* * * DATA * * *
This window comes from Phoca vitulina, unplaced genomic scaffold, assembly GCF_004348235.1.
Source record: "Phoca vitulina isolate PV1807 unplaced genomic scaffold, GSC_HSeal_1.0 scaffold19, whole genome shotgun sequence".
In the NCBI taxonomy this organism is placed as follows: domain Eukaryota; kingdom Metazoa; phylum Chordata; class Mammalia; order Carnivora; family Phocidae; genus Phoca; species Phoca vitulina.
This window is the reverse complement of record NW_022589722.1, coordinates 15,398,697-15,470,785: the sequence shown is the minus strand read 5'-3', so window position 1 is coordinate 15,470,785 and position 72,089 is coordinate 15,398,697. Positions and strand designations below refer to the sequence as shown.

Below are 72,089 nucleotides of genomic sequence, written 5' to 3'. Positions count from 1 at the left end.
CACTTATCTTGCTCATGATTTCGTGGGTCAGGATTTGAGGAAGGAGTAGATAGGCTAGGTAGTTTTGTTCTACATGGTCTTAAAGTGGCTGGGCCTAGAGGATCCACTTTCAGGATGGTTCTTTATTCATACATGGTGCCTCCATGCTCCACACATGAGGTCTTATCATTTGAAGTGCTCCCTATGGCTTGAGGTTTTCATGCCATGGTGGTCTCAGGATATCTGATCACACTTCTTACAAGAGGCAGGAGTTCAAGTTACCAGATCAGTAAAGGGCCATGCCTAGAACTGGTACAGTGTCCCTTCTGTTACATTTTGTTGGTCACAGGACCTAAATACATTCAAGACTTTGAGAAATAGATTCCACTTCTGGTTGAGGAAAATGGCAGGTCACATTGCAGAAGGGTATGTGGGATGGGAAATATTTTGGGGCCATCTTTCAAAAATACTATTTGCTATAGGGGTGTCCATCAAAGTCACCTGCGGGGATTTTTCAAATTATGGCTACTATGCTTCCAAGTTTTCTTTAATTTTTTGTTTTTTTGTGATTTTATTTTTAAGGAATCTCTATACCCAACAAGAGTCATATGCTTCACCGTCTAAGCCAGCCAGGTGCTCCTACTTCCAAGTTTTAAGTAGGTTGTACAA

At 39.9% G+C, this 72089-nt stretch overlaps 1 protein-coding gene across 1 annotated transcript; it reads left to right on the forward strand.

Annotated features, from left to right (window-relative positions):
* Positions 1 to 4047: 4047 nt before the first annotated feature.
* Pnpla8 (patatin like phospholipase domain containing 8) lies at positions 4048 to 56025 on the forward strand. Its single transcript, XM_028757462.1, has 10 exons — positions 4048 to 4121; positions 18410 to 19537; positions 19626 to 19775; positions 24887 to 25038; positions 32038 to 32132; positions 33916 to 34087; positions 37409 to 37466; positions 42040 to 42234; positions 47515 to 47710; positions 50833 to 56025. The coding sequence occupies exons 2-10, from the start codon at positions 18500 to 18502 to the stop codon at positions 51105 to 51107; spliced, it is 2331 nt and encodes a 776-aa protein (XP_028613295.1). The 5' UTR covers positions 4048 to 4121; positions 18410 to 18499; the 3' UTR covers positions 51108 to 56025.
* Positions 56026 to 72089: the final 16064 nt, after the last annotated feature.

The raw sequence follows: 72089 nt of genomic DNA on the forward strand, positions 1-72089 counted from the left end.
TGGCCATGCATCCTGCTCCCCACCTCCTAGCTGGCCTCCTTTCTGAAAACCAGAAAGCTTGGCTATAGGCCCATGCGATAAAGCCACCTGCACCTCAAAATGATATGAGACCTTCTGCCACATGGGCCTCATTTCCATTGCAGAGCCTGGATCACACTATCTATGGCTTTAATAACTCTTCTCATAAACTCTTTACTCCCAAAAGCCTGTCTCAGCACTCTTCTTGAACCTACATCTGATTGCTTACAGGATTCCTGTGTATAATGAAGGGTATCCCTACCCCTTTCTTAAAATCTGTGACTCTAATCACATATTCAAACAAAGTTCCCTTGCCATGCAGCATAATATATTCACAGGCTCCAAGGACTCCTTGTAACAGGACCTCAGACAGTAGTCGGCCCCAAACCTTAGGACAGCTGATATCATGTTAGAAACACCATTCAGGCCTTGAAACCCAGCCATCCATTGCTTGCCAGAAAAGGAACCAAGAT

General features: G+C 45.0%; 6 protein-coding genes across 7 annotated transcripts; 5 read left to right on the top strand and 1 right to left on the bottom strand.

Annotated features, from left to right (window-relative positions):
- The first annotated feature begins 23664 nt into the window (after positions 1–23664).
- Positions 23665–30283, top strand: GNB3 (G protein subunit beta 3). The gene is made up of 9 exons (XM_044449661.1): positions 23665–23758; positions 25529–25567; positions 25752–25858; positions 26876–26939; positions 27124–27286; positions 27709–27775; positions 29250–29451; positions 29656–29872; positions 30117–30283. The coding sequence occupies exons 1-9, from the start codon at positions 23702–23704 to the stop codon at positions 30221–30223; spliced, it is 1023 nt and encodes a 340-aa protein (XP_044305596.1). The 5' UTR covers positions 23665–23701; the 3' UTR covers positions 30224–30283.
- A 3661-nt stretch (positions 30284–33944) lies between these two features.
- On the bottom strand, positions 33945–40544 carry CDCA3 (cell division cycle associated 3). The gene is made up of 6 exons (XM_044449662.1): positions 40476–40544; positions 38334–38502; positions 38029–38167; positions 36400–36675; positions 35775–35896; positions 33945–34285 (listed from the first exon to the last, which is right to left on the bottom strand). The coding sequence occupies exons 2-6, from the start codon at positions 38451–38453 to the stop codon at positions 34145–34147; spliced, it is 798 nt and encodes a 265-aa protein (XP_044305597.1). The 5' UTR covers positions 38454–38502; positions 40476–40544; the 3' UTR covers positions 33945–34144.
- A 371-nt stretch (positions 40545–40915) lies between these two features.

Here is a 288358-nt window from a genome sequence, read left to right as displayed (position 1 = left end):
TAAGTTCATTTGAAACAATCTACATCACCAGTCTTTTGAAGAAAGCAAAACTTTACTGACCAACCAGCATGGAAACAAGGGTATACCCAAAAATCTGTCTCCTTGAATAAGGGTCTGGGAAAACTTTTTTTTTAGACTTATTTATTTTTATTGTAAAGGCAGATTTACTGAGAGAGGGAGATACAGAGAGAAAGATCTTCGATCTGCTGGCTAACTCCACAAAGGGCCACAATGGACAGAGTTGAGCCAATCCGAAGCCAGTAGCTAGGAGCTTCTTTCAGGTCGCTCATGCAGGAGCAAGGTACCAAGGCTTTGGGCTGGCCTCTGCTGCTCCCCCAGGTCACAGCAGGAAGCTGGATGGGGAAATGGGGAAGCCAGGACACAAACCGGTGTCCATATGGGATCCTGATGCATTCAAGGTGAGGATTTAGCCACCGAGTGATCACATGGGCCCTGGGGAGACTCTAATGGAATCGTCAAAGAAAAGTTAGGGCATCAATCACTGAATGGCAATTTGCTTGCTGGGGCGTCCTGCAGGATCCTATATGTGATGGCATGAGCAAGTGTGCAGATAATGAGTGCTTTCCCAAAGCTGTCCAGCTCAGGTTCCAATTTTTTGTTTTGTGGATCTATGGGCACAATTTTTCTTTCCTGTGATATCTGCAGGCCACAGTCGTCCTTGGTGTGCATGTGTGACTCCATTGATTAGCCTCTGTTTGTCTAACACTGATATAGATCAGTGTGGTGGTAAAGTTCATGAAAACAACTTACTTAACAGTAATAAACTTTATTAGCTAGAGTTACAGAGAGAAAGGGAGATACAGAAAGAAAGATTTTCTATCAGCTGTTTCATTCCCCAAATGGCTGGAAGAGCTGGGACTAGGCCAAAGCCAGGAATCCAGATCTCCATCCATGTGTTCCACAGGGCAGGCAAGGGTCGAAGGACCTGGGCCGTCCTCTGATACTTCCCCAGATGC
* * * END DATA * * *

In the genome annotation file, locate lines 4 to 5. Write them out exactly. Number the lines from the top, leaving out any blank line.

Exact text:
This window is the reverse complement of record NW_022589722.1, coordinates 15,398,697-15,470,785: the sequence shown is the minus strand read 5'-3', so window position 1 is coordinate 15,470,785 and position 72,089 is coordinate 15,398,697. Positions and strand designations below refer to the sequence as shown.

Below are 72,089 nucleotides of genomic sequence, written 5' to 3'. Positions count from 1 at the left end.